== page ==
Napa Valley Marketplace Magazine “Finding Napa or Napa Finding Me” July 2006.
Finding Napa or Napa Finding Me – Maestor Helio & Maria Beirao
By JoAnn Busenbark
Maestro Helio and his wife Maria Beirao are Azorean Portuguese-Americans who have lived in our community for over 30 years. The Portuguese Tribune, published in Modesto, California named them “Persons of the Year” for 2005. How did this fascinating couple from the small island of Terceira in the Azores find their way to the Napa Valley? It’s an interesting story.
They were born and raised on Terceira, an island that is only 35 miles around the perimeter and where you can see nothing but the Atlantic Ocean on all sides. Maria grew up with her two brothers and sister in a hard working poor family. Her mother was a dynamic woman who believed in fairness and justice for all people and was quite outspoken on political issues of the times, much to the concern of her husband. In those days, comments against the government were not welcomed. Maria’s mother worked very hard to encourage her to think about attending college and supported her in all ways to that goal. Maria did graduate from college, the first one in her village, and become a teacher on her island. Following in the footsteps of her mother, she occasionally wrote her thoughts to the newspaper about injustice to poor people or other disenfranchised groups.
Helio, who had five siblings, grew up learning his fathers’ trade, skill and mastery of woodcarving and wood craftsmanship. His strong love was music drove him to teach himself to play the classical guitar and the 15-string guitar, called viola da terra, an instrument originating in the Azores.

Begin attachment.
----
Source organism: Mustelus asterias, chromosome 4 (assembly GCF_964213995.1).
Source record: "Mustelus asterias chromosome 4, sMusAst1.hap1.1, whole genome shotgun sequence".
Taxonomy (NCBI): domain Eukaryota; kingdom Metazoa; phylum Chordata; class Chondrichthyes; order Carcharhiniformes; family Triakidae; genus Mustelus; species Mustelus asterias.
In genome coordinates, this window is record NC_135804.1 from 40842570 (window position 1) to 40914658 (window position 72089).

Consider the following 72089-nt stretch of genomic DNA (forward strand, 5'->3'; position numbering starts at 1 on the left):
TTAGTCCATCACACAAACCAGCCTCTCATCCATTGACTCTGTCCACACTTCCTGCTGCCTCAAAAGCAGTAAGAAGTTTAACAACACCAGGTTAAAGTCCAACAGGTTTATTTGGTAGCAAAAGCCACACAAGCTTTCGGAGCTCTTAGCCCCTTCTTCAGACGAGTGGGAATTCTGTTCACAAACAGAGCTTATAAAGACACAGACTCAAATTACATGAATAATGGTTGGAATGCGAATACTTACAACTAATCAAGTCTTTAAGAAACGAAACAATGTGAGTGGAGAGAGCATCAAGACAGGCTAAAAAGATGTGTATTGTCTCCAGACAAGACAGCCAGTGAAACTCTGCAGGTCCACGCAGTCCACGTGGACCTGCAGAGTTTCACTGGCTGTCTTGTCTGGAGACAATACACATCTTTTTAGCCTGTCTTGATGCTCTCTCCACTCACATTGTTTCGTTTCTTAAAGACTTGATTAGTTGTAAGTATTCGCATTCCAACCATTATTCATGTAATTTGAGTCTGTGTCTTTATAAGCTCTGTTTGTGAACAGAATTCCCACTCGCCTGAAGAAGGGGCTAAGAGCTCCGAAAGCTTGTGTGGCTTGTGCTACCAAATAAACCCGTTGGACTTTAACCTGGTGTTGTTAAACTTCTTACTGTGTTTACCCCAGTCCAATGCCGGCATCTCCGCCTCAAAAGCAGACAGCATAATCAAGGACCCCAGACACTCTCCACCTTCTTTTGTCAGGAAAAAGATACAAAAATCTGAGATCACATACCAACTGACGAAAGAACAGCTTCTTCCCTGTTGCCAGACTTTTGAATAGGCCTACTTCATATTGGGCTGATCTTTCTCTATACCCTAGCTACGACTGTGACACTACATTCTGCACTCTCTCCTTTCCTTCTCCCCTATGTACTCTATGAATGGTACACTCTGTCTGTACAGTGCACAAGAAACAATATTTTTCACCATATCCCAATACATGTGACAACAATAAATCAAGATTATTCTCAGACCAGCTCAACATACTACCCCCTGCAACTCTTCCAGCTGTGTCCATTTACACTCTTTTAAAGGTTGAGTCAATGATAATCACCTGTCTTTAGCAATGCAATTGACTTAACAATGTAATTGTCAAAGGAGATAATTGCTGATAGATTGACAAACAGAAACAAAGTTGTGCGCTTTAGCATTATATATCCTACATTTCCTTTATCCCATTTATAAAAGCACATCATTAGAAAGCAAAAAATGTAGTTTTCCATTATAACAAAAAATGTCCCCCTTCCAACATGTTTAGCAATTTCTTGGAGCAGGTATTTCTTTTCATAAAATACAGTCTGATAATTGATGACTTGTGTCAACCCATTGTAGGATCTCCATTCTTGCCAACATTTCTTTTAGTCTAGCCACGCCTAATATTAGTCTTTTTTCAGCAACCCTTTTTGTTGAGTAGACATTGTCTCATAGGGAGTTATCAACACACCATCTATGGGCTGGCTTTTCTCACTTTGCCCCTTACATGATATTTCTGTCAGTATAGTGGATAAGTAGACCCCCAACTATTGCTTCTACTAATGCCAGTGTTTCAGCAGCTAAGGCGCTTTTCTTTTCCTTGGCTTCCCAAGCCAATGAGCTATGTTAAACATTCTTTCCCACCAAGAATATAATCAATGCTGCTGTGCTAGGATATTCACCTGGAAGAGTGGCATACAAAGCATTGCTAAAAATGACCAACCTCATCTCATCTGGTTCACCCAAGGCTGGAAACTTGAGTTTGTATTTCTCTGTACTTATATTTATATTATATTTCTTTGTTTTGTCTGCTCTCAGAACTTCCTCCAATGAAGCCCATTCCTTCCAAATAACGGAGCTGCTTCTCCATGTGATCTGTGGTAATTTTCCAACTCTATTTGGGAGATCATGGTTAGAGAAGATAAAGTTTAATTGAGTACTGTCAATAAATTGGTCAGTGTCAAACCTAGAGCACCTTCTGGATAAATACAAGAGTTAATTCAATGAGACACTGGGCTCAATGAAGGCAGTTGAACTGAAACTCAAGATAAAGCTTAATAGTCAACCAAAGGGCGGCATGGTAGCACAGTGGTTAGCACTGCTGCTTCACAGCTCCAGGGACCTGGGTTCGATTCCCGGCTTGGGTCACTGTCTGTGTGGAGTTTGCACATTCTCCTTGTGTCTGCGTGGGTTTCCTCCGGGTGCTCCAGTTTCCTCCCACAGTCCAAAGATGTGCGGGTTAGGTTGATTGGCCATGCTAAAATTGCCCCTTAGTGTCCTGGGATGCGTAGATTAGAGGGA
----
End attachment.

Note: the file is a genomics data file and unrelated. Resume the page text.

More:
On such a small island, Maria knew of Helio through his music before she ever met him. They married and have three children, Joe, Maria and Connie.
Helio’s grandmother had visited the United States several times and on her return would tell Helio, “You must go to America and see for yourself.” It became a dream for him that remained with him constantly.
As the children reached school age, Maria and Helio knew it was time to pursue his dream and leave Terceira for America. Helio came to the San Francisco Bay Area to visit relatives and see for himself. He and Maria had agreed if he found it to be what his grandmother said, he would stay and make a way for the family to come. The dream started to come into focus.
Helio found a sponsor, and went through the immigration process for the family, including Maria’s widowed mother. The family was reunited in the Richmond area where Helio, highly qualified with his woodworking skills, had found employment. Several years into the job a serious industrial accident almost severed three fingers on his right hand, and he was required to find another line of work.
Through the rehabilitation process Helio was educated at USF to work with the disabled teaching and training them in a sheltered workshop setting.